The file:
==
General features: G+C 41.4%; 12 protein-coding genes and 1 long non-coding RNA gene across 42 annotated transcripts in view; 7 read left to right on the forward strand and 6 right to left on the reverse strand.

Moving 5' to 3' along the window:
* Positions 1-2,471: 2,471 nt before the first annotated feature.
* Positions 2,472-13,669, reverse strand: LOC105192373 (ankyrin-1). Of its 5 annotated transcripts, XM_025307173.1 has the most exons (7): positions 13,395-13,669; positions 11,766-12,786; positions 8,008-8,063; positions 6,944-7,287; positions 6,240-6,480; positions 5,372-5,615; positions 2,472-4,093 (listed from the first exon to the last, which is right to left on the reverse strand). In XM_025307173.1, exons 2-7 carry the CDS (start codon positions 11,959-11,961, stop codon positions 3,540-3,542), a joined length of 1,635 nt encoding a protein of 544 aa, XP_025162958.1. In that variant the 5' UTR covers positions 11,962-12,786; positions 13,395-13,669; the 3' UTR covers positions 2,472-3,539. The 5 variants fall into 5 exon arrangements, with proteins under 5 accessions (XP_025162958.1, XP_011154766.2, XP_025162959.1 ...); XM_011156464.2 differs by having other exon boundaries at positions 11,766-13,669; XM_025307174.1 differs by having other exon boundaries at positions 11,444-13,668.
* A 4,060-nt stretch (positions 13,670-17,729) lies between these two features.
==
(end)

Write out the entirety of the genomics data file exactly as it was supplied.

General features: G+C 41.4%; 12 protein-coding genes and 1 long non-coding RNA gene across 42 annotated transcripts in view; 7 read left to right on the forward strand and 6 right to left on the reverse strand.

Moving 5' to 3' along the window:
* Positions 1-2,471: 2,471 nt before the first annotated feature.
* Positions 2,472-13,669, reverse strand: LOC105192373 (ankyrin-1). Of its 5 annotated transcripts, XM_025307173.1 has the most exons (7): positions 13,395-13,669; positions 11,766-12,786; positions 8,008-8,063; positions 6,944-7,287; positions 6,240-6,480; positions 5,372-5,615; positions 2,472-4,093 (listed from the first exon to the last, which is right to left on the reverse strand). In XM_025307173.1, exons 2-7 carry the CDS (start codon positions 11,959-11,961, stop codon positions 3,540-3,542), a joined length of 1,635 nt encoding a protein of 544 aa, XP_025162958.1. In that variant the 5' UTR covers positions 11,962-12,786; positions 13,395-13,669; the 3' UTR covers positions 2,472-3,539. The 5 variants fall into 5 exon arrangements, with proteins under 5 accessions (XP_025162958.1, XP_011154766.2, XP_025162959.1 ...); XM_011156464.2 differs by having other exon boundaries at positions 11,766-13,669; XM_025307174.1 differs by having other exon boundaries at positions 11,444-13,668.
* A 4,060-nt stretch (positions 13,670-17,729) lies between these two features.